On January 2, 2015, the Department of Commerce (“DOC”) announced its preliminary decision regarding crystalline silicon photovoltaic cells, whether or not assembled into modules, from the People’s Republic of China (“Chinese solar cells”). The decision relates to an administrative review by the DOC of Chinese solar cells imported from May 25, 2012 through November 30, 2013. The original antidumping case was brought by SolarWorld Americas Inc., a German-owned, Oregon-based company, as well as various exporters and U.S. importers. This administrative review covers two mandatory respondents, Yingli Energy Company Limited (“Yingli”) and Wuxi Suntech Power Co., Ltd. (“Wuxi Suntech”).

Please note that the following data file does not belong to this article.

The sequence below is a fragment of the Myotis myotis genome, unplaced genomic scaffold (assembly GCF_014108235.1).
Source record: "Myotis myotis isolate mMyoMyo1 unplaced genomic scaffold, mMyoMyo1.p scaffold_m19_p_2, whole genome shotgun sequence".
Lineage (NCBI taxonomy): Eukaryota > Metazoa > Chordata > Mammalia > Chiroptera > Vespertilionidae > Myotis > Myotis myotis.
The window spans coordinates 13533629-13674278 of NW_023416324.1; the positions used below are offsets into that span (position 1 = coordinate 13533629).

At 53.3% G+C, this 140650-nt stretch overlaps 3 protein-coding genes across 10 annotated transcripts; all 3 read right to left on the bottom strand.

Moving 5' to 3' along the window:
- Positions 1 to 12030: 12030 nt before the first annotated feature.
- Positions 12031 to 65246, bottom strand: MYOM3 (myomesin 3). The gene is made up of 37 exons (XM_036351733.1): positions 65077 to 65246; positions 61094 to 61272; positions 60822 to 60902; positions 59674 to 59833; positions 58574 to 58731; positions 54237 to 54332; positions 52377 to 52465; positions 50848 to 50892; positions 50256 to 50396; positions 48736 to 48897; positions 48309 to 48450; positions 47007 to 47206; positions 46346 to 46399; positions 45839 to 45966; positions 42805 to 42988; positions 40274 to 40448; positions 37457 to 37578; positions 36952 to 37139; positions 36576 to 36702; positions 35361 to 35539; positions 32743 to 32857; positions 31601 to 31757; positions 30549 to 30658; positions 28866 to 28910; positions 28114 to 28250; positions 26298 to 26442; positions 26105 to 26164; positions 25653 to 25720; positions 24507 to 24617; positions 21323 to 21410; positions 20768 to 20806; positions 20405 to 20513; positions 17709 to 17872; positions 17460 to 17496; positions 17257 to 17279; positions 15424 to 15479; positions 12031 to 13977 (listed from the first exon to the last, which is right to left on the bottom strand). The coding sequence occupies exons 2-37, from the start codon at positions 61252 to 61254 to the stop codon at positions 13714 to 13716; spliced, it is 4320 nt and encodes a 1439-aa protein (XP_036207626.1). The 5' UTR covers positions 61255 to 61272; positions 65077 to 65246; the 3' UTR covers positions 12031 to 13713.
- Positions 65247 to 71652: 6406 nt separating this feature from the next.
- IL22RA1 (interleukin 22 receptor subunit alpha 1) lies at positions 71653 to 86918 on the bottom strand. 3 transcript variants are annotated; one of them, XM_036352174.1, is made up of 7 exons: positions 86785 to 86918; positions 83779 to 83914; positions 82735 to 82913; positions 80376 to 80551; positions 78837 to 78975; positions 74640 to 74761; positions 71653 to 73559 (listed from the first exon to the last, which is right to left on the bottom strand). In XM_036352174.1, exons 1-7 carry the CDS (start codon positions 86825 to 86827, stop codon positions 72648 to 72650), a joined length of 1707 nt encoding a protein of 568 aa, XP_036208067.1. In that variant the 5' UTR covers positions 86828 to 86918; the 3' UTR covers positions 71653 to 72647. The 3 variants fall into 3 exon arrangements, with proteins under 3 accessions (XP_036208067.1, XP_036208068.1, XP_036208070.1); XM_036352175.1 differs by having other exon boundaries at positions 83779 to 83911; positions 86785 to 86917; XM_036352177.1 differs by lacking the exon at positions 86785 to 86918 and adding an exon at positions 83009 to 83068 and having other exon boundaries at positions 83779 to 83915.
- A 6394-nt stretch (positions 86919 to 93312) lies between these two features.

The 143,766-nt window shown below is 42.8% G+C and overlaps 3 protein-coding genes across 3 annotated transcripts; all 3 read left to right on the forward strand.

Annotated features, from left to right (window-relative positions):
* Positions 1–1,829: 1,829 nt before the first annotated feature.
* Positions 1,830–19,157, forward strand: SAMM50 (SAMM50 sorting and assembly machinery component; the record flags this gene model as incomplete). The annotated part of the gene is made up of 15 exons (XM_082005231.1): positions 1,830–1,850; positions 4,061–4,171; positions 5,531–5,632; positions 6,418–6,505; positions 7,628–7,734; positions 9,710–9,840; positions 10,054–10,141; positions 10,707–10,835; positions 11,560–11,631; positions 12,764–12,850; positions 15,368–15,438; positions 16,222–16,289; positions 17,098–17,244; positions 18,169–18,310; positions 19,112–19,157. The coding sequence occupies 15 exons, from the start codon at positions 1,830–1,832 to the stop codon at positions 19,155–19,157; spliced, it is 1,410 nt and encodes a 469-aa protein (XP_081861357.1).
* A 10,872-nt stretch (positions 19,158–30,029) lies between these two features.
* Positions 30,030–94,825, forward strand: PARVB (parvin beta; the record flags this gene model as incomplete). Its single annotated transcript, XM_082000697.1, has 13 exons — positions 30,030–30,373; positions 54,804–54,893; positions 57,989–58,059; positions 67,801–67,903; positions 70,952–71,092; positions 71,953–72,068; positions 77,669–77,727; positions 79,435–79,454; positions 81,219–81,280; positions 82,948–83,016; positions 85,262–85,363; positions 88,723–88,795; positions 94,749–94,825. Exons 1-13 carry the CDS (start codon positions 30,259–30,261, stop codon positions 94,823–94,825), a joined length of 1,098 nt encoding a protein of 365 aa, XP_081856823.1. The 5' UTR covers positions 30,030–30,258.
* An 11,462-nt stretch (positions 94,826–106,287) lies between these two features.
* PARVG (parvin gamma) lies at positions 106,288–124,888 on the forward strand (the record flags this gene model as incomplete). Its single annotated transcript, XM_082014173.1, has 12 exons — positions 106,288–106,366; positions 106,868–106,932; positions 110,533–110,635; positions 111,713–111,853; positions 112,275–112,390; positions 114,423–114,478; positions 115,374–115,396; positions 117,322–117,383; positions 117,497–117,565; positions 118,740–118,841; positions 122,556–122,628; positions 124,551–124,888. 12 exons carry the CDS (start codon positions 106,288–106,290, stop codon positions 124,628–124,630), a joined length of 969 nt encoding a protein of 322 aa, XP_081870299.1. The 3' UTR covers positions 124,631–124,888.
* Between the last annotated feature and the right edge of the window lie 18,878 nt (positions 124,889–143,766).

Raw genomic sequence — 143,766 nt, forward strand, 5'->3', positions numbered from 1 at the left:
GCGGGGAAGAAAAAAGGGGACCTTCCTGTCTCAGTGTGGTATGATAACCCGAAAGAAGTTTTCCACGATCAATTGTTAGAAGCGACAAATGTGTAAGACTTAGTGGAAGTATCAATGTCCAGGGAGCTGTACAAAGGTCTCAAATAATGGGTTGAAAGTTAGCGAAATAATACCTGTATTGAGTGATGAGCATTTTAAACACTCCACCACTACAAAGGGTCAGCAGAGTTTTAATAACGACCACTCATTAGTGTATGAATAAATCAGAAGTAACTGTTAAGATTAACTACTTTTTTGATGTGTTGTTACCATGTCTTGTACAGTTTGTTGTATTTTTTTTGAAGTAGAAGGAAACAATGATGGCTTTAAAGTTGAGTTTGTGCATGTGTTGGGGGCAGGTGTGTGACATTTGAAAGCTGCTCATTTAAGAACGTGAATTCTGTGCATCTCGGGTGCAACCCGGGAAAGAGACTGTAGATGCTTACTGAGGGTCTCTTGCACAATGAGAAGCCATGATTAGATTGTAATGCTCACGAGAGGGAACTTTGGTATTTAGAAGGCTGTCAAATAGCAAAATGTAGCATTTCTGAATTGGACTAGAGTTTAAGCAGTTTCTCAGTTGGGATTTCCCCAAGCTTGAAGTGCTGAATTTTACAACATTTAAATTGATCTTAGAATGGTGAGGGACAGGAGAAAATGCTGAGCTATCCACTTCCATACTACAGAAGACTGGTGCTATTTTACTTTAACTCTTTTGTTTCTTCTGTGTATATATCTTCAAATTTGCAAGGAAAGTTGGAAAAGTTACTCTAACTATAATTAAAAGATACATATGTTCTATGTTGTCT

In determining what rates would apply to Yingli and Wuxi Suntech, the DOC first preliminarily determined that while Yingli would be eligible for its own separate rate, Wuxi Suntech would not be eligible for its own separate rate, and thus would be given the “China-wide” rate, that is, the rate given to all Chinese companies who were not mandatory respondents and either failed to apply or unsuccessfully applied for a separate rate. The DOC based its Wuxi Suntech decision on its determination that Wuxi Suntech is sufficiently controlled by the Chinese government, such that the Chinese government either controls or has the potential to control Wuxi Suntech.
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